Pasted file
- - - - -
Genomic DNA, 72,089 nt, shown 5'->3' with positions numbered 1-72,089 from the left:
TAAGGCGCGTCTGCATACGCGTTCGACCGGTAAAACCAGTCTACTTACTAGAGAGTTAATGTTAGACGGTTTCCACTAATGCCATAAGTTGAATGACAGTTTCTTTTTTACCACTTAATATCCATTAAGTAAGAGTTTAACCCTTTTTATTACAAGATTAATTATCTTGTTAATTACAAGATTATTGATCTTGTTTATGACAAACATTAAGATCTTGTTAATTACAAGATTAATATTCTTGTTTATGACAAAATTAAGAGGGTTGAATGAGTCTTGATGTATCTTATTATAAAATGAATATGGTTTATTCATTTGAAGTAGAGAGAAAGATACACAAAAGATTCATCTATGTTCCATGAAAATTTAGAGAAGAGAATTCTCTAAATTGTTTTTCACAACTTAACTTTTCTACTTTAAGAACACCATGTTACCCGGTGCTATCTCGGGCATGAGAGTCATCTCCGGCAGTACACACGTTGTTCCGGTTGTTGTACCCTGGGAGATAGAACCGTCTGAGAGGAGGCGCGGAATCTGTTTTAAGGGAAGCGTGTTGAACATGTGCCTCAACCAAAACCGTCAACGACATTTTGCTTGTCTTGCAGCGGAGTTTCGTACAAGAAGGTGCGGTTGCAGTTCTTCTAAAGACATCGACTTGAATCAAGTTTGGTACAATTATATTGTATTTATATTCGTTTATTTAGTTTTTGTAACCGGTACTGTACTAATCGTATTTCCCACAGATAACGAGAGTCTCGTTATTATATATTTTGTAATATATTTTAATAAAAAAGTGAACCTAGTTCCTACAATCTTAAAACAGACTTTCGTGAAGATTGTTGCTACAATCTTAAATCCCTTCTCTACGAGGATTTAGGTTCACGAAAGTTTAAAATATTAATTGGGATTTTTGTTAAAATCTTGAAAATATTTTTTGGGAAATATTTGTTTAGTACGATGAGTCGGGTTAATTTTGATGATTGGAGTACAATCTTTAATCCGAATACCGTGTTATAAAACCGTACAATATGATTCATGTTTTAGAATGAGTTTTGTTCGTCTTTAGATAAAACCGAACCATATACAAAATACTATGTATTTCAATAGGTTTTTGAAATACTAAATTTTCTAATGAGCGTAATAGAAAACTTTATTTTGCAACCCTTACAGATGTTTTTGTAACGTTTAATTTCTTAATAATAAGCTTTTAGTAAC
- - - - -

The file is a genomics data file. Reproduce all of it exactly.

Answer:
Genomic DNA, 72,089 nt, shown 5'->3' with positions numbered 1-72,089 from the left:
TAAGGCGCGTCTGCATACGCGTTCGACCGGTAAAACCAGTCTACTTACTAGAGAGTTAATGTTAGACGGTTTCCACTAATGCCATAAGTTGAATGACAGTTTCTTTTTTACCACTTAATATCCATTAAGTAAGAGTTTAACCCTTTTTATTACAAGATTAATTATCTTGTTAATTACAAGATTATTGATCTTGTTTATGACAAACATTAAGATCTTGTTAATTACAAGATTAATATTCTTGTTTATGACAAAATTAAGAGGGTTGAATGAGTCTTGATGTATCTTATTATAAAATGAATATGGTTTATTCATTTGAAGTAGAGAGAAAGATACACAAAAGATTCATCTATGTTCCATGAAAATTTAGAGAAGAGAATTCTCTAAATTGTTTTTCACAACTTAACTTTTCTACTTTAAGAACACCATGTTACCCGGTGCTATCTCGGGCATGAGAGTCATCTCCGGCAGTACACACGTTGTTCCGGTTGTTGTACCCTGGGAGATAGAACCGTCTGAGAGGAGGCGCGGAATCTGTTTTAAGGGAAGCGTGTTGAACATGTGCCTCAACCAAAACCGTCAACGACATTTTGCTTGTCTTGCAGCGGAGTTTCGTACAAGAAGGTGCGGTTGCAGTTCTTCTAAAGACATCGACTTGAATCAAGTTTGGTACAATTATATTGTATTTATATTCGTTTATTTAGTTTTTGTAACCGGTACTGTACTAATCGTATTTCCCACAGATAACGAGAGTCTCGTTATTATATATTTTGTAATATATTTTAATAAAAAAGTGAACCTAGTTCCTACAATCTTAAAACAGACTTTCGTGAAGATTGTTGCTACAATCTTAAATCCCTTCTCTACGAGGATTTAGGTTCACGAAAGTTTAAAATATTAATTGGGATTTTTGTTAAAATCTTGAAAATATTTTTTGGGAAATATTTGTTTAGTACGATGAGTCGGGTTAATTTTGATGATTGGAGTACAATCTTTAATCCGAATACCGTGTTATAAAACCGTACAATATGATTCATGTTTTAGAATGAGTTTTGTTCGTCTTTAGATAAAACCGAACCATATACAAAATACTATGTATTTCAATAGGTTTTTGAAATACTAAATTTTCTAATGAGCGTAATAGAAAACTTTATTTTGCAACCCTTACAGATGTTTTTGTAACGTTTAATTTCTTAATAATAAGCTTTTAGTAAC